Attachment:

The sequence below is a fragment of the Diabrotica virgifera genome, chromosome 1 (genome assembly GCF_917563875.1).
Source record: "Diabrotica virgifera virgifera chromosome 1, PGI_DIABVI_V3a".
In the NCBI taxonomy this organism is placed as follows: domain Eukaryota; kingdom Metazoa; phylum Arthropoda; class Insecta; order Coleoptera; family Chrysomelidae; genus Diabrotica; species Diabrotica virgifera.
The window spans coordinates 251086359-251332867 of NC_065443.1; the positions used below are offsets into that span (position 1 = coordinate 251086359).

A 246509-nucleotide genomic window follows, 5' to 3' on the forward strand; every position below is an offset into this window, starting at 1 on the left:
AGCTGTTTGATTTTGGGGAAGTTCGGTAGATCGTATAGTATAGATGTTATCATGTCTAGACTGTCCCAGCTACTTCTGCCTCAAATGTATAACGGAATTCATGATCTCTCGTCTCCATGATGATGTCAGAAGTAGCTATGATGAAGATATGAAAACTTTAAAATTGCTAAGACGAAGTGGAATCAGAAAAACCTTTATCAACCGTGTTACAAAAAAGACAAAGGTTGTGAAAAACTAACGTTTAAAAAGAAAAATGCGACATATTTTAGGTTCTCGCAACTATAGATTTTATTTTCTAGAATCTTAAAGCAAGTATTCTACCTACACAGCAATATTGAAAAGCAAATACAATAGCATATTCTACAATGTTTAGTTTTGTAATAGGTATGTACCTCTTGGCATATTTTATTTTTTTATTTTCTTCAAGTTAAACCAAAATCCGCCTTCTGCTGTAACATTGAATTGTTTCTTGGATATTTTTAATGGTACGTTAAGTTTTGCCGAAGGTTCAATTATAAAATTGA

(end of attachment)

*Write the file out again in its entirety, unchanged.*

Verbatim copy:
The sequence below is a fragment of the Diabrotica virgifera genome, chromosome 1 (genome assembly GCF_917563875.1).
Source record: "Diabrotica virgifera virgifera chromosome 1, PGI_DIABVI_V3a".
In the NCBI taxonomy this organism is placed as follows: domain Eukaryota; kingdom Metazoa; phylum Arthropoda; class Insecta; order Coleoptera; family Chrysomelidae; genus Diabrotica; species Diabrotica virgifera.
The window spans coordinates 251086359-251332867 of NC_065443.1; the positions used below are offsets into that span (position 1 = coordinate 251086359).

A 246509-nucleotide genomic window follows, 5' to 3' on the forward strand; every position below is an offset into this window, starting at 1 on the left:
AGCTGTTTGATTTTGGGGAAGTTCGGTAGATCGTATAGTATAGATGTTATCATGTCTAGACTGTCCCAGCTACTTCTGCCTCAAATGTATAACGGAATTCATGATCTCTCGTCTCCATGATGATGTCAGAAGTAGCTATGATGAAGATATGAAAACTTTAAAATTGCTAAGACGAAGTGGAATCAGAAAAACCTTTATCAACCGTGTTACAAAAAAGACAAAGGTTGTGAAAAACTAACGTTTAAAAAGAAAAATGCGACATATTTTAGGTTCTCGCAACTATAGATTTTATTTTCTAGAATCTTAAAGCAAGTATTCTACCTACACAGCAATATTGAAAAGCAAATACAATAGCATATTCTACAATGTTTAGTTTTGTAATAGGTATGTACCTCTTGGCATATTTTATTTTTTTATTTTCTTCAAGTTAAACCAAAATCCGCCTTCTGCTGTAACATTGAATTGTTTCTTGGATATTTTTAATGGTACGTTAAGTTTTGCCGAAGGTTCAATTATAAAATTGA